Early Career Researchers in Archaeology

Posted on June 26, 2020


This session is designed to highlight early career researcher’s work in various area of archaeology (including Marine/Maritime,Finds and Heritage Management) and to look at collaborative research being undertaken by early career professionals in the academic, public, commercial and voluntary sectors. Papers may focus on specific sites, methodologies, processes, artefacts or indeed, personal career journeys. The presentation of papers will be immediately followed by a networking session intended to be an open forum and to provoke discussion on values, benefits and legacies. During this session we will also be displaying posters from a range of early careers professionals highlighting different aspects of work.

Colin Forrestal, Chair of CIfA new Generation Special Interest Group Kayt Hawkins, Surrey County Archaeological Unit, Phil Pollard, Historic England

My research has gone to pieces! What destruction of metalwork can tell us about Bronze Age society


The deliberate destruction of metalwork is a common phenomenon in the Bronze Age. Traditionally this topic has been approached to try and understand why this has been done. However, by utilising experimental archaeology and understanding how metalwork was broken and damaged, we can begin from a fresh standpoint to better understand the people who were undertaking these actions and ultimately gain insights into what destroying metalwork meant for Bronze Age society.

Matthew G. Knight (National Museums Scotland)

The Shefton Archive: Enhancing a Collection’s History through Object Biographies


Professor Brian Shefton, a leading Classical archaeologist, established an internationally significant collection of almost 1,000 Greek artefacts, now displayed in the Great North Museum and seen by 450,000 visitors a year. The collection is unique in having an intact archive, which contains over 100,000 documents detailing Shefton’s collecting and research between 1955 and 2012. This invaluable body of unpublished material provides opportunities to develop new insights into how and why the collection was established and developed. Using the figured vases in the museum collection as a case-study and applying the concept of object biography, this paper will explore the potential of the archive as a lens for interpreting artefacts and re-imagining the collection’s capacity to engage museum audiences with diverse narratives of archaeological collecting. By experimenting with museum re-display and digital object biographies, this collaborative project intends to provoke public discussion of the collection’s history and legacy.

Daisy-Alys Vaughan (University of Newcastle)

After Excavation: Maintaining research potential of archaeological bone


Archaeological bone accounts for around 10% of the English Heritage collection. This includes both valuable worked objects and bulk finds. Most of this material is housed in archaeological stores across the country, however the most the significant objects are on display. While in storage archaeological bone undergoes continual degradation when exposed to the ambient environment. This mechanism is accelerated when bones are exhibited in low RH environments, often selected to ensure the stability of archaeological metal objects. With interest in animal remains increasing and as more sophisticated analytical techniques become available the depth of information at stake is growing. To better understand this relationship and minimise future damage research is being carried out into optimising their storage environment regarding relative humidity. This will be achieved by profiling the English Heritage exhibited collection and scrutinising the relationship between bone preservation and the storage environment using bulk finds. Various analysis methods will characterise bone on the nano-scale and in terms of mechanical properties.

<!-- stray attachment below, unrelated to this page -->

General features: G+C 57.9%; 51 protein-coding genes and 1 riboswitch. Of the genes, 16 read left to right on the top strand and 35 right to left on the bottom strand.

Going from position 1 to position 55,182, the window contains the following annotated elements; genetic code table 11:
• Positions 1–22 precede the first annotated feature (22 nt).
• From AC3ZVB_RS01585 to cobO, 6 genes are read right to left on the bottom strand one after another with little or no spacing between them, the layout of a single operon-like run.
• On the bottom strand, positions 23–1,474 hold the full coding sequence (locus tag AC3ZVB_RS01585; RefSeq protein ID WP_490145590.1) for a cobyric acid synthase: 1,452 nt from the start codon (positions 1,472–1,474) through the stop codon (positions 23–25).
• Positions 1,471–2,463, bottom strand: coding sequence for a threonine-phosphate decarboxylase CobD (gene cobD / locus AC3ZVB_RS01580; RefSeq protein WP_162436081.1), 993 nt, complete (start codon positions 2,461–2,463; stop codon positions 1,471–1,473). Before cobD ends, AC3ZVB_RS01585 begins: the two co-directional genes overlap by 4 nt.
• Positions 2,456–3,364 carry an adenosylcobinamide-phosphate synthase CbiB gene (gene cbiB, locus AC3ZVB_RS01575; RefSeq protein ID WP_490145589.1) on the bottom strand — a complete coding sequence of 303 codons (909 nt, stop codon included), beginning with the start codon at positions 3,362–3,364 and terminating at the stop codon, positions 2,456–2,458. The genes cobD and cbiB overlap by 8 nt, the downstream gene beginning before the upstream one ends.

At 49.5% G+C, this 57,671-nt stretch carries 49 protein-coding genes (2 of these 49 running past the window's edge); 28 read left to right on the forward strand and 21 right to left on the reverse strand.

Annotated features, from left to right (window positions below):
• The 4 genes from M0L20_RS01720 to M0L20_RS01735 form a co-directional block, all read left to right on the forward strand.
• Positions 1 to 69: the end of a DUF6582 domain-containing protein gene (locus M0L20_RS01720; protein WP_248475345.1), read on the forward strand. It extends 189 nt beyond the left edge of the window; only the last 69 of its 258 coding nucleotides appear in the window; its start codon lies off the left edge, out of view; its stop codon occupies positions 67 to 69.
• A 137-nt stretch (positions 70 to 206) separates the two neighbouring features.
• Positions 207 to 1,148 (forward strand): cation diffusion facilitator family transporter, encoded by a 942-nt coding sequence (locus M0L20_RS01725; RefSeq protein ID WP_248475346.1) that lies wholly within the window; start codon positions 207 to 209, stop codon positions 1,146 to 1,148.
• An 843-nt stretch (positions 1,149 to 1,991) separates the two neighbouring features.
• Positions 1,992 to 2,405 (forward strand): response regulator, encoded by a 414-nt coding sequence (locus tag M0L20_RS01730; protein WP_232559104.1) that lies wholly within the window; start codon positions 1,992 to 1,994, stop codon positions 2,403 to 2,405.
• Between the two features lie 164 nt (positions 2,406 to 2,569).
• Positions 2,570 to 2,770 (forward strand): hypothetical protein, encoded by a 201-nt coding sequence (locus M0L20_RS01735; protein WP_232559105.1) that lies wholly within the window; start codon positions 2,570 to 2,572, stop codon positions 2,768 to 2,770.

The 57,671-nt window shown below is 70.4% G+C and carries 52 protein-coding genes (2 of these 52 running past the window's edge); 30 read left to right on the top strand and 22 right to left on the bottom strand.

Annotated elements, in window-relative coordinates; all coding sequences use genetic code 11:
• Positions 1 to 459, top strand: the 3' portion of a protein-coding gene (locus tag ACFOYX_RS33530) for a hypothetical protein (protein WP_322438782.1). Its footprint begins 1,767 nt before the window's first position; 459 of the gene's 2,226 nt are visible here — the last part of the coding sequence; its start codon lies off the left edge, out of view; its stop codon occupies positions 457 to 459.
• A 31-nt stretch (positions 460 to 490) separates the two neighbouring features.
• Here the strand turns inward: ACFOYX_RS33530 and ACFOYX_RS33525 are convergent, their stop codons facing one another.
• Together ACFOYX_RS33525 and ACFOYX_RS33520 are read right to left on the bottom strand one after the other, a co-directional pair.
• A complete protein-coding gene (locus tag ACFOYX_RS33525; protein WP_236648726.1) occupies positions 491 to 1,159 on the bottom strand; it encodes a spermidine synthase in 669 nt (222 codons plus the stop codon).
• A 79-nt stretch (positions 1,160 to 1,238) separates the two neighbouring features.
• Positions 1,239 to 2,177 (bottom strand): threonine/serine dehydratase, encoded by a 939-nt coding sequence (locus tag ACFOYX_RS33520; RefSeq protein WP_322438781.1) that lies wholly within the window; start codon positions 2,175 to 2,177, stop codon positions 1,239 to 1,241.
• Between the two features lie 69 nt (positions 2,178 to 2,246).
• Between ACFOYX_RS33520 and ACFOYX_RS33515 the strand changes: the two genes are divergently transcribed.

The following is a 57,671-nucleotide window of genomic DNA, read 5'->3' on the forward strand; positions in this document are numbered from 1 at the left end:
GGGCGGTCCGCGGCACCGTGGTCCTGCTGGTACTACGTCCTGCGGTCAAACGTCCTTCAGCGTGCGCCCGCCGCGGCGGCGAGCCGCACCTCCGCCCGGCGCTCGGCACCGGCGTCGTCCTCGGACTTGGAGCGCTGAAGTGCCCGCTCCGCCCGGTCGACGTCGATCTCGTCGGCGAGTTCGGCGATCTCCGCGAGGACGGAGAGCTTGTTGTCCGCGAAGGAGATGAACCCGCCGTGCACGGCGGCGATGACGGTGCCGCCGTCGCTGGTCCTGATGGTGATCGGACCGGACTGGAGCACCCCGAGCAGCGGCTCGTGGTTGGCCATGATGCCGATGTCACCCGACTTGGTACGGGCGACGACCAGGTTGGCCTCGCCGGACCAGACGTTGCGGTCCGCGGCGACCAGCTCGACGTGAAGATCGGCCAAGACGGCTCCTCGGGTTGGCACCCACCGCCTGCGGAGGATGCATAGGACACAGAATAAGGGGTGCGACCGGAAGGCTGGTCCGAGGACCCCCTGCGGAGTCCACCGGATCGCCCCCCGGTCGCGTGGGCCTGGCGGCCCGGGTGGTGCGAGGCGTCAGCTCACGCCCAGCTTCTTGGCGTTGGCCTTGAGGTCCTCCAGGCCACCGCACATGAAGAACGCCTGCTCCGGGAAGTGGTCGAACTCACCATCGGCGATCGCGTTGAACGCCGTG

Chloe Pearce (Birkbeck, University of London)

Of Plagues and Mummies: Chalk, lime and gypsum deposits in Roman burial practices


Dragos Mitrofan (MOLA Headland)

Look after your denarii: the benefits of object first aid training for field staff


This presentation aims to highlight the importance of communicating and collaborating with archaeologists to pack and process finds in a way that ensures their preservation until they can be treated by a conservator. This can be done by delivering training, toolbox talks directly on the site and providing continued support and advice throughout the excavation.
The first part would cover the reasons why it is important for archaeologists to be trained in identifying materials and how to pack them. Then how does MOLA promote the link between conservation and the rest of the staff, and how do we make ourselves more visible. Finally, I would like to share my experience training and collaborating with the archaeologists working at St James’ burial by Euston Station.

Lucie Altenburg (MOLA)

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